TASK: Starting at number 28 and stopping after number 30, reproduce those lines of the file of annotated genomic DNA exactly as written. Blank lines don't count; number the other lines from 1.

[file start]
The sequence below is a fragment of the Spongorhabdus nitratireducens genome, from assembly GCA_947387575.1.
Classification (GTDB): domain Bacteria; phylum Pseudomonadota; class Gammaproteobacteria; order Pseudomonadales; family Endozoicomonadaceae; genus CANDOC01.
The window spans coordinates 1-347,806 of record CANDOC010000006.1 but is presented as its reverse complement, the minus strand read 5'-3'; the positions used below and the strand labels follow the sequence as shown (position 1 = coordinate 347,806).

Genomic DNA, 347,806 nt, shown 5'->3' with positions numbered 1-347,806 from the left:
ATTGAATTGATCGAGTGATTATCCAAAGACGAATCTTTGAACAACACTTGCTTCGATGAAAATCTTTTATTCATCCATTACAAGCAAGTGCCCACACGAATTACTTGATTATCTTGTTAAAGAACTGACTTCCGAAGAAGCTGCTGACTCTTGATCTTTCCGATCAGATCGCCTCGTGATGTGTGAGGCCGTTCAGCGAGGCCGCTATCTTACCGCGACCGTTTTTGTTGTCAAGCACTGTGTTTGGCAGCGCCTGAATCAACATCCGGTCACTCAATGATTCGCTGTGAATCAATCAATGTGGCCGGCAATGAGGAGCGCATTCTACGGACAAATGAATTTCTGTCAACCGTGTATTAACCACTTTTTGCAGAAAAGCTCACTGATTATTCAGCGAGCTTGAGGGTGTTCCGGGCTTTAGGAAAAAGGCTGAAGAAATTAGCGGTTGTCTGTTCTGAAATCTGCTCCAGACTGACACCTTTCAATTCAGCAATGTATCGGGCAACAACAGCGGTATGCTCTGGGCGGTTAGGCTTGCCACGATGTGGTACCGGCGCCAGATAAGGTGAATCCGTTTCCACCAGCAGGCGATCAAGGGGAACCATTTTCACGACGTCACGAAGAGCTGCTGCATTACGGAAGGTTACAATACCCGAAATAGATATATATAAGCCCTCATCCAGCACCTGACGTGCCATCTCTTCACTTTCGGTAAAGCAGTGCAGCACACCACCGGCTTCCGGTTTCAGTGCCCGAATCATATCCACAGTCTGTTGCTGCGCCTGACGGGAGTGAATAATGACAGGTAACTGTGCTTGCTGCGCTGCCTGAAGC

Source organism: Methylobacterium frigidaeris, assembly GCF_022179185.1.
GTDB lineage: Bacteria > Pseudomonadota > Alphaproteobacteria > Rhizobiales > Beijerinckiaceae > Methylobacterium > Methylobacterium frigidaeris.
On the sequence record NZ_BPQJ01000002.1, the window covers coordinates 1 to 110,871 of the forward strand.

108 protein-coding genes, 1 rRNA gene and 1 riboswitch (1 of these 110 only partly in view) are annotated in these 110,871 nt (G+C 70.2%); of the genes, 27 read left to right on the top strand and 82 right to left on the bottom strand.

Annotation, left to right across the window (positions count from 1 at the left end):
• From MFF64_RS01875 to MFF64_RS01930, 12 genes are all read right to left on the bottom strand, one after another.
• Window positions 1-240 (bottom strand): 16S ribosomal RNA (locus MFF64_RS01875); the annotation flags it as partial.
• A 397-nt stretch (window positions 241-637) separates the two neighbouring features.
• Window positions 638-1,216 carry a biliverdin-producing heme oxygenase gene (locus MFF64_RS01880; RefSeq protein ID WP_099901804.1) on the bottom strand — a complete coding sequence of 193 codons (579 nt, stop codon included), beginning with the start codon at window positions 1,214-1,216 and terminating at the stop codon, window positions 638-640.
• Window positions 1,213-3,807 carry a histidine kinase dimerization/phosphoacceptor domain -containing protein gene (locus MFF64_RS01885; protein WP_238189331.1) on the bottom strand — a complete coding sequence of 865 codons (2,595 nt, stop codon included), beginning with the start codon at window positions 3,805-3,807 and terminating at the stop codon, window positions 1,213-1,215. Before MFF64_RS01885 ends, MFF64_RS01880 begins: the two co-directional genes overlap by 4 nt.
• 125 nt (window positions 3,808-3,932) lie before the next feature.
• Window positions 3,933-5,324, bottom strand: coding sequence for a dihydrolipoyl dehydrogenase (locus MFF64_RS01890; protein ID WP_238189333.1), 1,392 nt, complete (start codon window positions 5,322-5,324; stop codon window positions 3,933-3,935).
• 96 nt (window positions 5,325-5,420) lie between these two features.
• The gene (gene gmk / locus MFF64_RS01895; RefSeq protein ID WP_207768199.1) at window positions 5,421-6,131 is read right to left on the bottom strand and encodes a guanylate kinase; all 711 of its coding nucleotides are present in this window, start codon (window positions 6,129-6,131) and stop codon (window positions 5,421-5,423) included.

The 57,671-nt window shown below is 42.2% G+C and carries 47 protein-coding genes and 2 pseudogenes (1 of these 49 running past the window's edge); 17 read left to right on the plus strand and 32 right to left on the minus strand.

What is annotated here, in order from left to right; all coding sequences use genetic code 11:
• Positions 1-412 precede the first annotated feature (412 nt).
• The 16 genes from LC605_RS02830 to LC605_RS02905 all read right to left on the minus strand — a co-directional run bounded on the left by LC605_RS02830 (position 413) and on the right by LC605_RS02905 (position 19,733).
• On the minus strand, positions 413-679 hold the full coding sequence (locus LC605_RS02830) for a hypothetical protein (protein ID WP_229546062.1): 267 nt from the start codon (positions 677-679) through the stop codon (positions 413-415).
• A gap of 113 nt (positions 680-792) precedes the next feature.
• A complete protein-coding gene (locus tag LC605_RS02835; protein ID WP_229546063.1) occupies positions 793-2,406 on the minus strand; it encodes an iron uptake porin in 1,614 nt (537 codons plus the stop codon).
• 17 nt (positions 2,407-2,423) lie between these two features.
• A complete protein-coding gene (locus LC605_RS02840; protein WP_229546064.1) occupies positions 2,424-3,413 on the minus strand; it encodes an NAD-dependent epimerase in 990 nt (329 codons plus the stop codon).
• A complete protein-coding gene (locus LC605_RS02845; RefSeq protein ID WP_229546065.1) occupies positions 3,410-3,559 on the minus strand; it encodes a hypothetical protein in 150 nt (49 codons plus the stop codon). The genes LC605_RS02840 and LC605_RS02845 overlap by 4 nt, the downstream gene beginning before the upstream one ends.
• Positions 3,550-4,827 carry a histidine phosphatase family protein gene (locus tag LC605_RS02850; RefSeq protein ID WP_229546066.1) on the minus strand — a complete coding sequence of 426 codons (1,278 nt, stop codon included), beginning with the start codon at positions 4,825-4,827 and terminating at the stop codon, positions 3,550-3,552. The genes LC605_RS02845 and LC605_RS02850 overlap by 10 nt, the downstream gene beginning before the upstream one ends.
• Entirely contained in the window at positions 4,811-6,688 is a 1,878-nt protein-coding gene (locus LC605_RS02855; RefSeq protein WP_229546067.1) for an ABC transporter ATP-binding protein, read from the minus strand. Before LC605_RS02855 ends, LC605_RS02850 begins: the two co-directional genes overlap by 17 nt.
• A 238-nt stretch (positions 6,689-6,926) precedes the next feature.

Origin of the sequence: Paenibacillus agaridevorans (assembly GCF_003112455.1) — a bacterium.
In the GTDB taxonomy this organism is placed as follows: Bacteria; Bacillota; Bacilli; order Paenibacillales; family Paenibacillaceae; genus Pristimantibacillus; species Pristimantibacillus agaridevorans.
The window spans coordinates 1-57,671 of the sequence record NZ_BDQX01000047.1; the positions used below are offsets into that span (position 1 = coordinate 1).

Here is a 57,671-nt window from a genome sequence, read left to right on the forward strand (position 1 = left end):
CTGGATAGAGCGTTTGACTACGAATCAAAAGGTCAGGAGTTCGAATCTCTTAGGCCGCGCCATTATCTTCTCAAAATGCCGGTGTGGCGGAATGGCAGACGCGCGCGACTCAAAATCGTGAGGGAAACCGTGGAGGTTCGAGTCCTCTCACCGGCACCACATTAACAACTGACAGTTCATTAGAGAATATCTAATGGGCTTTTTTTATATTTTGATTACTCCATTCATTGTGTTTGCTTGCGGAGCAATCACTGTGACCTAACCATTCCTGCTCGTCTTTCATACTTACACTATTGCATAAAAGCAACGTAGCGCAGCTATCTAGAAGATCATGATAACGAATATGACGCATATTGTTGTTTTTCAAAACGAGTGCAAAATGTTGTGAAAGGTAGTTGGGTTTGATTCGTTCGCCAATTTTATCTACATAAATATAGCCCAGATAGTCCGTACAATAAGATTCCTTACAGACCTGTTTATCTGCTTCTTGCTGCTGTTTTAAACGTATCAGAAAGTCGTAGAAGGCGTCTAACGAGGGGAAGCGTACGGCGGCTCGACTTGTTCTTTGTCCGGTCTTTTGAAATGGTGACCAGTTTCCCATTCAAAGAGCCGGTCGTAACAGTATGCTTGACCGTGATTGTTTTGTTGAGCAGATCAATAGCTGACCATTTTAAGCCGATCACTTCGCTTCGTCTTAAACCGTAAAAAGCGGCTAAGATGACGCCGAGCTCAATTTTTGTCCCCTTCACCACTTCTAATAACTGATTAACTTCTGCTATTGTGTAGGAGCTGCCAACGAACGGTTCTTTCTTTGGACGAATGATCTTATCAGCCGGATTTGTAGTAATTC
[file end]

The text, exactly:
• A complete protein-coding gene (locus LC605_RS02840; protein WP_229546064.1) occupies positions 2,424-3,413 on the minus strand; it encodes an NAD-dependent epimerase in 990 nt (329 codons plus the stop codon).
• A complete protein-coding gene (locus LC605_RS02845; RefSeq protein ID WP_229546065.1) occupies positions 3,410-3,559 on the minus strand; it encodes a hypothetical protein in 150 nt (49 codons plus the stop codon). The genes LC605_RS02840 and LC605_RS02845 overlap by 4 nt, the downstream gene beginning before the upstream one ends.
• Positions 3,550-4,827 carry a histidine phosphatase family protein gene (locus tag LC605_RS02850; RefSeq protein ID WP_229546066.1) on the minus strand — a complete coding sequence of 426 codons (1,278 nt, stop codon included), beginning with the start codon at positions 4,825-4,827 and terminating at the stop codon, positions 3,550-3,552. The genes LC605_RS02845 and LC605_RS02850 overlap by 10 nt, the downstream gene beginning before the upstream one ends.